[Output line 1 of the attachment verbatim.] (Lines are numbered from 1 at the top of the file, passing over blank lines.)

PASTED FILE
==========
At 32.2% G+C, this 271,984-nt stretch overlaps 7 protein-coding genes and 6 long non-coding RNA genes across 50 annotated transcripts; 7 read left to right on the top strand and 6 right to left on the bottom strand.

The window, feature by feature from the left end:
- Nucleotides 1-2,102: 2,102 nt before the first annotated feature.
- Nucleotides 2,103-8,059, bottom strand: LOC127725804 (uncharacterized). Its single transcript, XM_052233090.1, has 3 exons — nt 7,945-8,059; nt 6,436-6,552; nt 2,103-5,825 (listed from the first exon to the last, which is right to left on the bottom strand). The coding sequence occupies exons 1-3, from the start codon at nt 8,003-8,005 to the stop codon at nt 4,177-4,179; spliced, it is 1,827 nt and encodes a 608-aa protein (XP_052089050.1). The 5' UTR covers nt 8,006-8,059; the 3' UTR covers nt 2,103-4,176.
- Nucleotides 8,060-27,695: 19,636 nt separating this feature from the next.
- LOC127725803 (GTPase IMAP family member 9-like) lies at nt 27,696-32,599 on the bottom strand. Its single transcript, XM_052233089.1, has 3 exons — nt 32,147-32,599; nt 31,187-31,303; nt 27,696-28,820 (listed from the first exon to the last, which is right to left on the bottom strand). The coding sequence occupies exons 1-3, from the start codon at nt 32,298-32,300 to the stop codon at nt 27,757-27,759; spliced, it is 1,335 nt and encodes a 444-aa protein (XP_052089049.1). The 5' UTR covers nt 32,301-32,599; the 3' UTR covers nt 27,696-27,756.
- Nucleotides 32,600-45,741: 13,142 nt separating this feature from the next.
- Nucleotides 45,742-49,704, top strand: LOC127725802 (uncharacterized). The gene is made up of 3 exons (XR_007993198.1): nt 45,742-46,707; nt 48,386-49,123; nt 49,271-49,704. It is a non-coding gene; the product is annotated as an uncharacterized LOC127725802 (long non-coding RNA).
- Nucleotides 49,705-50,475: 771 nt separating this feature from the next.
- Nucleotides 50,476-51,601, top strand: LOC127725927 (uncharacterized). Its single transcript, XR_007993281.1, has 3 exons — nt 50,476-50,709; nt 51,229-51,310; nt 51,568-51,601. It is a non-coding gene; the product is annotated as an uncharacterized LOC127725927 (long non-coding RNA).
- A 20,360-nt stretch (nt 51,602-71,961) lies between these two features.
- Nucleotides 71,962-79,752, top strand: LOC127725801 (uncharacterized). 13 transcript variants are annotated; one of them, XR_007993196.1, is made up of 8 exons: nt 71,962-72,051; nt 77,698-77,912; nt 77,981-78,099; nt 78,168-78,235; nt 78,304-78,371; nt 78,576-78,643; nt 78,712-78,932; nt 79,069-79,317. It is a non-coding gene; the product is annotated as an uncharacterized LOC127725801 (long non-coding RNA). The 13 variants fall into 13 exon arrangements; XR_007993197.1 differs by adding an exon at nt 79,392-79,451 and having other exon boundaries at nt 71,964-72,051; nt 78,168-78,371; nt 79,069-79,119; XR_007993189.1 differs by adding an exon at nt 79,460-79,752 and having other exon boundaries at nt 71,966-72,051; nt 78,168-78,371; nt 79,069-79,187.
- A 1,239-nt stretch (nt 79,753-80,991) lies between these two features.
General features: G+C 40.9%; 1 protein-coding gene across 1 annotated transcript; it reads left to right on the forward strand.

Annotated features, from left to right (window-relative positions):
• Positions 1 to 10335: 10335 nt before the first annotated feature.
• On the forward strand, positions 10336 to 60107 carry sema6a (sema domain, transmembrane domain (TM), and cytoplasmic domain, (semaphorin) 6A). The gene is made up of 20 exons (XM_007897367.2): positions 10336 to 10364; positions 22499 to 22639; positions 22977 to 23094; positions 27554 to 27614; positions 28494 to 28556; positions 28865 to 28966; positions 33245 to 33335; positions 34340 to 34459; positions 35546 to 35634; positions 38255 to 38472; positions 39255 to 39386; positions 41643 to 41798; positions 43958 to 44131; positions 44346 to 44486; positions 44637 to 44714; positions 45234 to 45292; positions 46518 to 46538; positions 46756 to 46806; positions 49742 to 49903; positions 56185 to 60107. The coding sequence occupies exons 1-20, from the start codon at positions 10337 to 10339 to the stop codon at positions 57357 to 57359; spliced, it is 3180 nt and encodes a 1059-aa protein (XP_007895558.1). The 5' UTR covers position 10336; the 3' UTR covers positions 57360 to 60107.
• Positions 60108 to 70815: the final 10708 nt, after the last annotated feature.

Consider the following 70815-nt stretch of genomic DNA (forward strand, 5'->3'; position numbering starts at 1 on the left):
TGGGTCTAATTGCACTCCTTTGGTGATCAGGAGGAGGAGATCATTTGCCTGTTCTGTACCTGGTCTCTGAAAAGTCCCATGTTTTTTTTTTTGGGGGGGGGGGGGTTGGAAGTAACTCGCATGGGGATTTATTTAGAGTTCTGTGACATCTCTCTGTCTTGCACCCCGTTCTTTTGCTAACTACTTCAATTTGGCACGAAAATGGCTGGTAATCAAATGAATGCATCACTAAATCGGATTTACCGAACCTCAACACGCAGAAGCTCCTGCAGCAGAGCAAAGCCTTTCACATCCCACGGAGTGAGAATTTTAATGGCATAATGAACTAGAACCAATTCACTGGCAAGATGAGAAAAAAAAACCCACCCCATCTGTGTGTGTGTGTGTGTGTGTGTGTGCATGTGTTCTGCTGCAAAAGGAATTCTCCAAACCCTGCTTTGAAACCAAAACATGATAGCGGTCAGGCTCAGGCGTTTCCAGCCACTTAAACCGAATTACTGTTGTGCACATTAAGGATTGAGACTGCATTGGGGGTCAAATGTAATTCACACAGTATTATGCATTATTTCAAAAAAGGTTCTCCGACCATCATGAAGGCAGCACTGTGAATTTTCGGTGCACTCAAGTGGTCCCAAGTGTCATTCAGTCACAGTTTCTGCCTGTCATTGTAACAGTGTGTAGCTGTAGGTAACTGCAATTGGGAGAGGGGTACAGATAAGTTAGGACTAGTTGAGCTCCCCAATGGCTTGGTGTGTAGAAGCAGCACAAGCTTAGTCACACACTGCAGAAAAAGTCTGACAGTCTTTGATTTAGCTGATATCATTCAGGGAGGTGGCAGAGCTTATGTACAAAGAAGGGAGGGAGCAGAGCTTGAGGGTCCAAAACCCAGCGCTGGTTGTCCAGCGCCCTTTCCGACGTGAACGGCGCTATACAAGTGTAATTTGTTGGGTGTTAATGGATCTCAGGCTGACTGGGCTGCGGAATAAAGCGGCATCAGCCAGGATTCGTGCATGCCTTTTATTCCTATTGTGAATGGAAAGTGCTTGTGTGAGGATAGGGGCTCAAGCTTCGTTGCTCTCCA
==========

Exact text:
At 32.2% G+C, this 271,984-nt stretch overlaps 7 protein-coding genes and 6 long non-coding RNA genes across 50 annotated transcripts; 7 read left to right on the top strand and 6 right to left on the bottom strand.